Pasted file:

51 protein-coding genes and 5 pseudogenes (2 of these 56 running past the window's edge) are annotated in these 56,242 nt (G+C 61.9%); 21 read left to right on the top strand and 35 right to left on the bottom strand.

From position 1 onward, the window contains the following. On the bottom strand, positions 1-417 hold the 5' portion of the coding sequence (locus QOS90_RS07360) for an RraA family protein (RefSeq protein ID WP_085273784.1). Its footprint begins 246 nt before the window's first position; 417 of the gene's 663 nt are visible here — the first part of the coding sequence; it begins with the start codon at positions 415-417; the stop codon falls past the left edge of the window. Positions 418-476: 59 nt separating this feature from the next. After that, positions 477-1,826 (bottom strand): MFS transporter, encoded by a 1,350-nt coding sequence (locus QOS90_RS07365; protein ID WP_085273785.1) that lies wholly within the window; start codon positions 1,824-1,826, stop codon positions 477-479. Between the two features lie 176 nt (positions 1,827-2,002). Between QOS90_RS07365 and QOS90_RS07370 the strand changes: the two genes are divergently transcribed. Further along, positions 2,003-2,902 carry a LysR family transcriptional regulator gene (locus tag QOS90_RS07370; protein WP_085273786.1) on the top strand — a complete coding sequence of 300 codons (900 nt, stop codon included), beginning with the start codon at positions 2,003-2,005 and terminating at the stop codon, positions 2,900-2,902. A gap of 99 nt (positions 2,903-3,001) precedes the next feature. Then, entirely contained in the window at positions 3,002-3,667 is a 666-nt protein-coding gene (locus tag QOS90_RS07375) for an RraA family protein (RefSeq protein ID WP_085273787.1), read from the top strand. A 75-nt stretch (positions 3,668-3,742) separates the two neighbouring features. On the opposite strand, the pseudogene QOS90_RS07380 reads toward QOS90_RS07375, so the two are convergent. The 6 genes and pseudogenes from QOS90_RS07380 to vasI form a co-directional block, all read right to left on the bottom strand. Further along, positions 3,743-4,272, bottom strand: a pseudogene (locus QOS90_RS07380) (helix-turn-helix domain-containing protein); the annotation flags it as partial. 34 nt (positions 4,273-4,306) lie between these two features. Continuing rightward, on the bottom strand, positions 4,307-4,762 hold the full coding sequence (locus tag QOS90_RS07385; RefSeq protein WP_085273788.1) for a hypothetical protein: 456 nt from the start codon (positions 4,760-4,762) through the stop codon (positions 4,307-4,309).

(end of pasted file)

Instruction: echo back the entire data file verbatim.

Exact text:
51 protein-coding genes and 5 pseudogenes (2 of these 56 running past the window's edge) are annotated in these 56,242 nt (G+C 61.9%); 21 read left to right on the top strand and 35 right to left on the bottom strand.

From position 1 onward, the window contains the following. On the bottom strand, positions 1-417 hold the 5' portion of the coding sequence (locus QOS90_RS07360) for an RraA family protein (RefSeq protein ID WP_085273784.1). Its footprint begins 246 nt before the window's first position; 417 of the gene's 663 nt are visible here — the first part of the coding sequence; it begins with the start codon at positions 415-417; the stop codon falls past the left edge of the window. Positions 418-476: 59 nt separating this feature from the next. After that, positions 477-1,826 (bottom strand): MFS transporter, encoded by a 1,350-nt coding sequence (locus QOS90_RS07365; protein ID WP_085273785.1) that lies wholly within the window; start codon positions 1,824-1,826, stop codon positions 477-479. Between the two features lie 176 nt (positions 1,827-2,002). Between QOS90_RS07365 and QOS90_RS07370 the strand changes: the two genes are divergently transcribed. Further along, positions 2,003-2,902 carry a LysR family transcriptional regulator gene (locus tag QOS90_RS07370; protein WP_085273786.1) on the top strand — a complete coding sequence of 300 codons (900 nt, stop codon included), beginning with the start codon at positions 2,003-2,005 and terminating at the stop codon, positions 2,900-2,902. A gap of 99 nt (positions 2,903-3,001) precedes the next feature. Then, entirely contained in the window at positions 3,002-3,667 is a 666-nt protein-coding gene (locus tag QOS90_RS07375) for an RraA family protein (RefSeq protein ID WP_085273787.1), read from the top strand. A 75-nt stretch (positions 3,668-3,742) separates the two neighbouring features. On the opposite strand, the pseudogene QOS90_RS07380 reads toward QOS90_RS07375, so the two are convergent. The 6 genes and pseudogenes from QOS90_RS07380 to vasI form a co-directional block, all read right to left on the bottom strand. Further along, positions 3,743-4,272, bottom strand: a pseudogene (locus QOS90_RS07380) (helix-turn-helix domain-containing protein); the annotation flags it as partial. 34 nt (positions 4,273-4,306) lie between these two features. Continuing rightward, on the bottom strand, positions 4,307-4,762 hold the full coding sequence (locus tag QOS90_RS07385; RefSeq protein WP_085273788.1) for a hypothetical protein: 456 nt from the start codon (positions 4,760-4,762) through the stop codon (positions 4,307-4,309).